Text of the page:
In the short story ‘The Man Who Loved Islands’ (1927), the writer sets out in the first paragraph ‘to make… a world of his own’ as the master of a small island. Lawrence, like Somers, fantasized about this kind of escape. But he also saw the perils. Soon – driven by his growing disenchantment with human society in any form – the man moves to an even smaller island. Before long he finds that even this island feels like ‘a suburb’ and he moves farther out to settle on a third, almost uninhabitable island; ‘a few acres of rock away in the north’. What started as a hopeful utopia ends badly, and he goes mad on his desolate rock, shouting: ‘The elements! The elements! You can’t win against the elements!’ This gives us a hint, perhaps, as to why Lawrence, and Somers, chose in the end to move on. In the letters Lawrence is tempted to remain in Australia, to ‘go bush’ as he calls it in one letter, but decides he still has work to do: ‘If it weren’t for fighting the world to the last gasp, I would stay here and lapse away from the world into the bush’. In another letter he added: ‘My conscience tells me not yet’. Lawrence did fight the world to his last gasp, with Lady Chatterley’s Lover sounding the bell for the energetic final round. In Kangaroo, Somers decides to stick to his plan and sets sail for America: ‘farewell Australia, farewell Britain and the great Empire’. The insightful Jaz says to Somers near the end of the novel: ‘seems to me you just go round the world looking for things you’re not going to give in to’. But by choosing travel and the nomadic life, Somers chooses an alternative means of achieving the ‘cool detachment’ that he seeks, apart from ‘cares’. To settle is inevitably to embrace the cosy, homey, domestic life; and Somers, remaining adamant that he won’t be deluded by what he calls ‘the fallacy of home’, severs his last ties to Britain, the final image of the book being the colourful streamers as the ship leaves port, ‘from the hands of the departing to the hands of those who would be left behind’. ‘But the ship… drifted out, and every coloured strip was broken… the side of the vessel… fluttering with bright, broken ends.’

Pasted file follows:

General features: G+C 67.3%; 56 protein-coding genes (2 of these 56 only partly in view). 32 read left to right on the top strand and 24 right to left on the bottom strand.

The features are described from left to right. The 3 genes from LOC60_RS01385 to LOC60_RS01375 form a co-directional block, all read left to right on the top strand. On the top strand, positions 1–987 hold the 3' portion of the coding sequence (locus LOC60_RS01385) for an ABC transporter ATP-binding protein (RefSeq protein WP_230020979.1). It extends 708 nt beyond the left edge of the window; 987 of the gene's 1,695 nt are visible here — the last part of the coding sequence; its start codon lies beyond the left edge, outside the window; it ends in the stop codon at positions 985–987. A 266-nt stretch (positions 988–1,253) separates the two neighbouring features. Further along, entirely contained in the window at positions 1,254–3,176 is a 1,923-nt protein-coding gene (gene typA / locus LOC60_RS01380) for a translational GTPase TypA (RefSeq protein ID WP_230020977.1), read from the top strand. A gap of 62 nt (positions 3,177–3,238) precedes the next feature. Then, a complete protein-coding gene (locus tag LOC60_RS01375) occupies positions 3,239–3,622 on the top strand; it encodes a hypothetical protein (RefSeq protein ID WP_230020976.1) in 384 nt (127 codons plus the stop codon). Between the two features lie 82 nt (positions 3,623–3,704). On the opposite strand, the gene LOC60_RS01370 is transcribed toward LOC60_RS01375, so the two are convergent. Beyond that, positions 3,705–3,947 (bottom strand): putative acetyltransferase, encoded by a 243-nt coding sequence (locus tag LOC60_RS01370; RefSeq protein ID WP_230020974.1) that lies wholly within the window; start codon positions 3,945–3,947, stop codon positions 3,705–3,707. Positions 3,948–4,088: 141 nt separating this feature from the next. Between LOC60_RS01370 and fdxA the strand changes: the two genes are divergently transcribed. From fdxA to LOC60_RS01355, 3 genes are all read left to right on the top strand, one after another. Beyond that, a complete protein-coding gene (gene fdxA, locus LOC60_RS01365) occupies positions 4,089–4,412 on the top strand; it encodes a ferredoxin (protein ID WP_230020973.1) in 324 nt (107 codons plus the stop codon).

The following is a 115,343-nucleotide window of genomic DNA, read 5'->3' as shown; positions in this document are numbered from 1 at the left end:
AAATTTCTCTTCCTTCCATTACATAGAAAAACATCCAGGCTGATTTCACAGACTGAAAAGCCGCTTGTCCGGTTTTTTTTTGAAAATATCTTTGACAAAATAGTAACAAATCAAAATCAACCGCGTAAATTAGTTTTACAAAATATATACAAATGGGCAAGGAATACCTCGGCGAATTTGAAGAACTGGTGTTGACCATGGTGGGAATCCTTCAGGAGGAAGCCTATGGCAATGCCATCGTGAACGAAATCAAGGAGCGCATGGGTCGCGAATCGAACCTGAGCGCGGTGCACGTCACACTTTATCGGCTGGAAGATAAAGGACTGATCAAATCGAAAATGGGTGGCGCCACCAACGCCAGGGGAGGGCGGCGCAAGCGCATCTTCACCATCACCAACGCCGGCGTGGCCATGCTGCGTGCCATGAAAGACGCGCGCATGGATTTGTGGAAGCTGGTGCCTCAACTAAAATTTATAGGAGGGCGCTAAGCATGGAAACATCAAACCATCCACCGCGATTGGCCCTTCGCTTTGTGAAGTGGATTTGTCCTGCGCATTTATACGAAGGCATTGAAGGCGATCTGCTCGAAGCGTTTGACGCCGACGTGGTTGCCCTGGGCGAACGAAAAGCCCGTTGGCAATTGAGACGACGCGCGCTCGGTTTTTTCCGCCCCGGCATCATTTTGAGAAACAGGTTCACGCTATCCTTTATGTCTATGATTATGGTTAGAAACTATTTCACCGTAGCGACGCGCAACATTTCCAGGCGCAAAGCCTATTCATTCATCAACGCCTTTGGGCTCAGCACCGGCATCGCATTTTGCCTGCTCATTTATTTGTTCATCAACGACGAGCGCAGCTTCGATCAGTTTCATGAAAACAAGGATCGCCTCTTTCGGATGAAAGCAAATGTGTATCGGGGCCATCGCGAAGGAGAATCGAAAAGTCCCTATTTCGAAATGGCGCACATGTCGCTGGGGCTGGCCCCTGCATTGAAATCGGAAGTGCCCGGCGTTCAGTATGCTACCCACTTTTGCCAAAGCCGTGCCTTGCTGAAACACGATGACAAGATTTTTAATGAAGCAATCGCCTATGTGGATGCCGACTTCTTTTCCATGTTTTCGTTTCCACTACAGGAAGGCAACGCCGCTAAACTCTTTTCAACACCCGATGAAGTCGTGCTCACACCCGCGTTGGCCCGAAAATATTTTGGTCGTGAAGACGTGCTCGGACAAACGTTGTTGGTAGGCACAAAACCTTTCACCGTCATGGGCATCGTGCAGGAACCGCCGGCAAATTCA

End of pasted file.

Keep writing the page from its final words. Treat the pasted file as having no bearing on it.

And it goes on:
ABOUT THE AUTHOR
Julian Hanna is Assistant Professor at Madeira Interactive Technologies Institute. He writes mainly on modernism, manifestos, and futurisms past and present, and files detritus at @julianisland.

First published in 3:AM Magazine: Tuesday, October 28th, 2014.